I still remember the night before my first period. I was in the 9th grade and I had a social science test the next day. My back hurt terribly and to top it off, the book that I had to use for my daily English assignment had gotten over. I cried a lot because I thought that my English teacher would scold me. I stayed up all night because of the pain. I didn’t know what kind of pain that was. The next morning, I found a blood stain on my bedsheet and I was asked to not go to school for the next four days. I was the happiest that day; I didn’t have to write the test or get scolded for not completing the English assignment.
Not much has changed since then when it comes to my monthly menstrual cycle. Every month, for a few days, I feel a strong pull from beneath my feet, it moves from my back to my thigh muscles to my legs and I struggle to get out of bed in the mornings. These days are usually spent with a hot water bag against my stomach and the nights are spent tossing and turning until I fall asleep. I constantly ask my friends to check the back of my outfit to see if I have any blood stains. Over the years, I have learnt to prepare myself for my period when the pain starts but it hasn’t gotten any easier. The vulnerable feeling that I have at that time is hard to explain. It sort of feels like even if someone were to touch me gently, I could cry.
When I joined NalandaWay Foundation, I was really impressed by the fact that the organisation had a menstrual leave policy. In 2021, there was a lot of talk about the need for menstrual leave and everyone in the organisation got to share their thoughts on the topic. Based on this discussion, it was decided that all employees should be entitled to 10 days of paid menstrual leave in a year.
I have realised that everyone goes through menstruation differently – some have terrible cramps, some have mood swings, some have both and some don’t go through much pain. This might vary each time. Something that I have observed at work and also generally is that everyone who menstruates almost always carries an extra sanitary napkin. And they readily offer it to anyone who needs it. This comes from shared understanding and sensitivity regarding what we go through.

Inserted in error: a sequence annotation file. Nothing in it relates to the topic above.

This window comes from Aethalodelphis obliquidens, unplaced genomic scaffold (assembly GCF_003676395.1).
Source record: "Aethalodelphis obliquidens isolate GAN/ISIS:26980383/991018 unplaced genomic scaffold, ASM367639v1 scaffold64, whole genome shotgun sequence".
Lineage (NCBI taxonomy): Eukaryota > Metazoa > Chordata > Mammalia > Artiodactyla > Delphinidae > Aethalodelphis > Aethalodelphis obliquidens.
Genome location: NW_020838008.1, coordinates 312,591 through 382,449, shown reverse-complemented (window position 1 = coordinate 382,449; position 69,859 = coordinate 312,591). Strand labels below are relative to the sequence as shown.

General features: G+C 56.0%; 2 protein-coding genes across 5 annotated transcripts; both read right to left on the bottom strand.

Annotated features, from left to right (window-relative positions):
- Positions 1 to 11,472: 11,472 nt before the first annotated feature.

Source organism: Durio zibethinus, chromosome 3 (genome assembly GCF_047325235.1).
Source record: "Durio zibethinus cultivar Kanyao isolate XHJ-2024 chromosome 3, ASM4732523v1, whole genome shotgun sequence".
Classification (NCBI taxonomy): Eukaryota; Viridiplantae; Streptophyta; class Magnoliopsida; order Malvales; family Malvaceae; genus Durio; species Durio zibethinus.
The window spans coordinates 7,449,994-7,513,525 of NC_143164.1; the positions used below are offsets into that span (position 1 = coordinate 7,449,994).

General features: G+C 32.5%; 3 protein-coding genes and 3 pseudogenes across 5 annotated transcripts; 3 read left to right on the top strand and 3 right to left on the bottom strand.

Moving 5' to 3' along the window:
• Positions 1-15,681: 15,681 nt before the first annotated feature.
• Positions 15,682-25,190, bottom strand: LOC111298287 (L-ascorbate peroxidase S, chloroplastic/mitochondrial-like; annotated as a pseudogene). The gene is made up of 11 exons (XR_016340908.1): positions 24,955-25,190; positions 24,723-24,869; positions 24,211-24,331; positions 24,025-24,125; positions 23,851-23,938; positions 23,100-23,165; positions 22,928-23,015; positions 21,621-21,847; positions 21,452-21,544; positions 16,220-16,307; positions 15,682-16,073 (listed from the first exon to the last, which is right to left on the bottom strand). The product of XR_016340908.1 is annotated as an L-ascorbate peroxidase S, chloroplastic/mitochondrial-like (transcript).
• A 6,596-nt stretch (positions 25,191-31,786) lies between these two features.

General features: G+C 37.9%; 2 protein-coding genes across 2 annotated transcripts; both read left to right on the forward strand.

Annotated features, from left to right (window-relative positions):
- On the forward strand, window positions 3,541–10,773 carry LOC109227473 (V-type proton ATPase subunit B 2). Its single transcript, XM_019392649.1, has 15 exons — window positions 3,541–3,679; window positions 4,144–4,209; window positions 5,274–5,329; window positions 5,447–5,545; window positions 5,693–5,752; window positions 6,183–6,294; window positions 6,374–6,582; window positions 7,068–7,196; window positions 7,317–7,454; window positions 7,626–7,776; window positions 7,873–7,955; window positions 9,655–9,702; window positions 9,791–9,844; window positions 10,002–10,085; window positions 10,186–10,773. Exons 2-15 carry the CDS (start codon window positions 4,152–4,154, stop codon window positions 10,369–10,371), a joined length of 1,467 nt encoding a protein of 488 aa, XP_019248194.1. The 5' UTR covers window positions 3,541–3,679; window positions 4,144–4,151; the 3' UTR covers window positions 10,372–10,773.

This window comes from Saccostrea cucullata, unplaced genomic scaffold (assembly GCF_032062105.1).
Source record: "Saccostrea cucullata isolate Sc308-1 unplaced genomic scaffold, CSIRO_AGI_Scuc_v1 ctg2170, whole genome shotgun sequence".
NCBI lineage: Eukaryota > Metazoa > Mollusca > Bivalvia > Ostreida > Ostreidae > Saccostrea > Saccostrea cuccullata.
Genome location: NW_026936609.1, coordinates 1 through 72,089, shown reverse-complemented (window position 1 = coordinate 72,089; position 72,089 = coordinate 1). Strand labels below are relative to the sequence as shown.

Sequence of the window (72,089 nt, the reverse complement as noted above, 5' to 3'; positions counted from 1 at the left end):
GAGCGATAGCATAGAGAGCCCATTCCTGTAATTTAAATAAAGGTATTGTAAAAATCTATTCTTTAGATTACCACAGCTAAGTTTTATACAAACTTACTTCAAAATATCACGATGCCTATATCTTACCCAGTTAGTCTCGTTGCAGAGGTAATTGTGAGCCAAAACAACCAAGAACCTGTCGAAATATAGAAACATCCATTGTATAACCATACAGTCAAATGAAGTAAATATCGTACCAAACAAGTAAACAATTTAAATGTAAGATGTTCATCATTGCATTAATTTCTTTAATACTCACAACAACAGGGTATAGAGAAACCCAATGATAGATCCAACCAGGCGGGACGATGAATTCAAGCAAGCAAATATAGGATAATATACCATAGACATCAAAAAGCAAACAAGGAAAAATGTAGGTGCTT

Having the option to take a menstrual leave makes the world of a difference. I can sleep peacefully knowing that if my body needs to rest the next day, I have the option to do that. For me, it is more about having the ‘choice to rest’. If not for that, I would overburden myself and that wouldn’t help my mood, work and irritability in general. Sometimes, instead of taking the day off, I choose to work from home. Working from my bed, wearing comfortable clothes and sipping on some hot tea makes it a tad bit more bearable.
On the days that I take a menstrual leave, I let myself do the bare minimum. I make myself some hot tomato rasam sadam and I spend the rest of the day sleeping. I wish more people get to live their ways of guilt-free “homely comfort” during their periods.
Written by Lavanya NK. Lavanya is a part of the Partnerships team at NalandaWay Foundation where she also contributes to the research and ideation of new projects. She holds a Master’s Degree in Ecosophical Aesthetics from Manipal Academy of Higher Education. She loves writing about arts, history and films.